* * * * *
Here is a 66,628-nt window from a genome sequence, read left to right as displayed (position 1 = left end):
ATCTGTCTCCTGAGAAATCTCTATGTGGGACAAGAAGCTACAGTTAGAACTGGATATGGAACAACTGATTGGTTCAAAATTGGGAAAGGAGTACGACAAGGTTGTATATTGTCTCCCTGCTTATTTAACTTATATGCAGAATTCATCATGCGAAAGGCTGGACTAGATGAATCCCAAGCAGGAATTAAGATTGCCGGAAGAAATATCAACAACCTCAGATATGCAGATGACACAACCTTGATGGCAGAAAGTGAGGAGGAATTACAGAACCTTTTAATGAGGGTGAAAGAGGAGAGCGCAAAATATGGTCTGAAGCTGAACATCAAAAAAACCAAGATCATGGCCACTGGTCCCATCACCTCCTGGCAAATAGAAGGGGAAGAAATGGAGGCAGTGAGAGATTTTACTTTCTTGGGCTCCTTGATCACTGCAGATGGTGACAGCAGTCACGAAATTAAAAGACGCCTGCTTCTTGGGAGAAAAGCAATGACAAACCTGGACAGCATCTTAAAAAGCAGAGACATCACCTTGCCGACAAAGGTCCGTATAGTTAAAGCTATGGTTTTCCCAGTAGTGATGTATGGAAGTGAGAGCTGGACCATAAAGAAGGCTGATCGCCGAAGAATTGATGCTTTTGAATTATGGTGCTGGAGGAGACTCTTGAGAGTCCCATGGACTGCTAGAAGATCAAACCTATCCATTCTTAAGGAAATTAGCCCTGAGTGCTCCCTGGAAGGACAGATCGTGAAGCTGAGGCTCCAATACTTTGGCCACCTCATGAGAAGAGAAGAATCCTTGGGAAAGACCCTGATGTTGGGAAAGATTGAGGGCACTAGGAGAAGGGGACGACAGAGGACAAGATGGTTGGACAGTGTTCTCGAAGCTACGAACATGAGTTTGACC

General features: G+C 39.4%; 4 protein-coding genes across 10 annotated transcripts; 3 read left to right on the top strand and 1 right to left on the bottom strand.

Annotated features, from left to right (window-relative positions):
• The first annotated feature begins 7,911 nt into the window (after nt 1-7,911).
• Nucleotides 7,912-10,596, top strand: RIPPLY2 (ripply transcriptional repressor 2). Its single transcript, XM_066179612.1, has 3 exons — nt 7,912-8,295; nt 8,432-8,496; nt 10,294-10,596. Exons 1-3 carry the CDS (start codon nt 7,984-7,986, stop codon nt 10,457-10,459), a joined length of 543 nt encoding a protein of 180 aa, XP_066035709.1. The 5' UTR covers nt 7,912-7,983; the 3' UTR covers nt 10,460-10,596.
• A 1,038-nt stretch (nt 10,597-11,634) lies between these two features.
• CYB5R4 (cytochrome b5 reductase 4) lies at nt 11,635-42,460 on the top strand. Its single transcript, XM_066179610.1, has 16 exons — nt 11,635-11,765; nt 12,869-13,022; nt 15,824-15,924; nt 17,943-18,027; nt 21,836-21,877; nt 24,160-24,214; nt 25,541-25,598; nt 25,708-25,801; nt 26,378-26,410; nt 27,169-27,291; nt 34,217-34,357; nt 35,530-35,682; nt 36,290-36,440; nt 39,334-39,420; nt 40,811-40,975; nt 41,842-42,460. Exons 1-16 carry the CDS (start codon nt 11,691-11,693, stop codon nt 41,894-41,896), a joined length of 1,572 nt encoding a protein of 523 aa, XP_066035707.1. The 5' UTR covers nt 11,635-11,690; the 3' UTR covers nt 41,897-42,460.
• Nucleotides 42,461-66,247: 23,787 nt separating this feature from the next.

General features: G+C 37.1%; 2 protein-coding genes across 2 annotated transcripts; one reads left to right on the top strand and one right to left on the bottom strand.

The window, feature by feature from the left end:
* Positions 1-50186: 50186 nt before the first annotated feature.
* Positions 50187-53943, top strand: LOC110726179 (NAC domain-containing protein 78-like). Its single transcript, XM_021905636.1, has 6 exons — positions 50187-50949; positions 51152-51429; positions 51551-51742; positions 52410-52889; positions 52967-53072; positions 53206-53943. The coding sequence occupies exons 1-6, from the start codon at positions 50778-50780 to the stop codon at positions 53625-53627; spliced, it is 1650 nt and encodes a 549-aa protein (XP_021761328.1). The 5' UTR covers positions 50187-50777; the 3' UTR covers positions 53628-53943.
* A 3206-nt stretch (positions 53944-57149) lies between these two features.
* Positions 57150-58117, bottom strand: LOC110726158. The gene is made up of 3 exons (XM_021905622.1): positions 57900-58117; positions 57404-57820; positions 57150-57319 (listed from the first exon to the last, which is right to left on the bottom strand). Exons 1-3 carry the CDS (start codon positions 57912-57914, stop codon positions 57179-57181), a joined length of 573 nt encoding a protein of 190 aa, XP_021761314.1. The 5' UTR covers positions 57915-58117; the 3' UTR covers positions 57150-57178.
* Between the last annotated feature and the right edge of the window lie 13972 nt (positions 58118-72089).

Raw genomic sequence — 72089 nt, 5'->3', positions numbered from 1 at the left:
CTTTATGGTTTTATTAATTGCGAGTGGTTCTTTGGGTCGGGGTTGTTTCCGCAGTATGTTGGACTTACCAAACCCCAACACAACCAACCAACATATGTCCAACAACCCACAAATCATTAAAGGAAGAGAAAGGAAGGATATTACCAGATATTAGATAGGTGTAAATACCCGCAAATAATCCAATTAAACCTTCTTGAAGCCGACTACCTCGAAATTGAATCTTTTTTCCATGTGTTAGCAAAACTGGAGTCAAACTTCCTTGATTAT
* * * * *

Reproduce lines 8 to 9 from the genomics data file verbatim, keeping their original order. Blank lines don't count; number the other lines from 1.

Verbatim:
• CYB5R4 (cytochrome b5 reductase 4) lies at nt 11,635-42,460 on the top strand. Its single transcript, XM_066179610.1, has 16 exons — nt 11,635-11,765; nt 12,869-13,022; nt 15,824-15,924; nt 17,943-18,027; nt 21,836-21,877; nt 24,160-24,214; nt 25,541-25,598; nt 25,708-25,801; nt 26,378-26,410; nt 27,169-27,291; nt 34,217-34,357; nt 35,530-35,682; nt 36,290-36,440; nt 39,334-39,420; nt 40,811-40,975; nt 41,842-42,460. Exons 1-16 carry the CDS (start codon nt 11,691-11,693, stop codon nt 41,894-41,896), a joined length of 1,572 nt encoding a protein of 523 aa, XP_066035707.1. The 5' UTR covers nt 11,635-11,690; the 3' UTR covers nt 41,897-42,460.
• Nucleotides 42,461-66,247: 23,787 nt separating this feature from the next.